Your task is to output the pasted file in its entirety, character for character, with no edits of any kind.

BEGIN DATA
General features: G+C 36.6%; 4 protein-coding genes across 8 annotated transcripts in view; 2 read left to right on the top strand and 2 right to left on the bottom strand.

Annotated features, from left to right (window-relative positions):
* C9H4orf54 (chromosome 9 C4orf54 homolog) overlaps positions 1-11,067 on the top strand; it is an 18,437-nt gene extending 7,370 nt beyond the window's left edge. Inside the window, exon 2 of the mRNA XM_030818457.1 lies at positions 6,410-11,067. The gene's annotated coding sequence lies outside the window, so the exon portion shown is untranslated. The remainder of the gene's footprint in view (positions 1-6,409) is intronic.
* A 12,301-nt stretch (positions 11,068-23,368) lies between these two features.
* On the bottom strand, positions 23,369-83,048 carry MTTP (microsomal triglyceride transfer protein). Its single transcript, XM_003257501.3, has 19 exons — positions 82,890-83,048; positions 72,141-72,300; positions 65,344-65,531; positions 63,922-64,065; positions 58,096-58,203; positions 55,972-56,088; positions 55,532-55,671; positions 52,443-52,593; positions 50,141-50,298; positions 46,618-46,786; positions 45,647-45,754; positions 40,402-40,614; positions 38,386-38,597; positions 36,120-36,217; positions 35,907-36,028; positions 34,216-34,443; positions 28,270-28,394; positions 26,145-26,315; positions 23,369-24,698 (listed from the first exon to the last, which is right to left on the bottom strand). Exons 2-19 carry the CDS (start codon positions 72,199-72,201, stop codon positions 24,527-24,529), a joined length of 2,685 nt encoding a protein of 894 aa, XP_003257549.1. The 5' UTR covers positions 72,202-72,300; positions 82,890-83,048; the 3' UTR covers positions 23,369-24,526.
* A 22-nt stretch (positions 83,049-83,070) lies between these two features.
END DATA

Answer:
General features: G+C 36.6%; 4 protein-coding genes across 8 annotated transcripts in view; 2 read left to right on the top strand and 2 right to left on the bottom strand.

Annotated features, from left to right (window-relative positions):
* C9H4orf54 (chromosome 9 C4orf54 homolog) overlaps positions 1-11,067 on the top strand; it is an 18,437-nt gene extending 7,370 nt beyond the window's left edge. Inside the window, exon 2 of the mRNA XM_030818457.1 lies at positions 6,410-11,067. The gene's annotated coding sequence lies outside the window, so the exon portion shown is untranslated. The remainder of the gene's footprint in view (positions 1-6,409) is intronic.
* A 12,301-nt stretch (positions 11,068-23,368) lies between these two features.
* On the bottom strand, positions 23,369-83,048 carry MTTP (microsomal triglyceride transfer protein). Its single transcript, XM_003257501.3, has 19 exons — positions 82,890-83,048; positions 72,141-72,300; positions 65,344-65,531; positions 63,922-64,065; positions 58,096-58,203; positions 55,972-56,088; positions 55,532-55,671; positions 52,443-52,593; positions 50,141-50,298; positions 46,618-46,786; positions 45,647-45,754; positions 40,402-40,614; positions 38,386-38,597; positions 36,120-36,217; positions 35,907-36,028; positions 34,216-34,443; positions 28,270-28,394; positions 26,145-26,315; positions 23,369-24,698 (listed from the first exon to the last, which is right to left on the bottom strand). Exons 2-19 carry the CDS (start codon positions 72,199-72,201, stop codon positions 24,527-24,529), a joined length of 2,685 nt encoding a protein of 894 aa, XP_003257549.1. The 5' UTR covers positions 72,202-72,300; positions 82,890-83,048; the 3' UTR covers positions 23,369-24,526.
* A 22-nt stretch (positions 83,049-83,070) lies between these two features.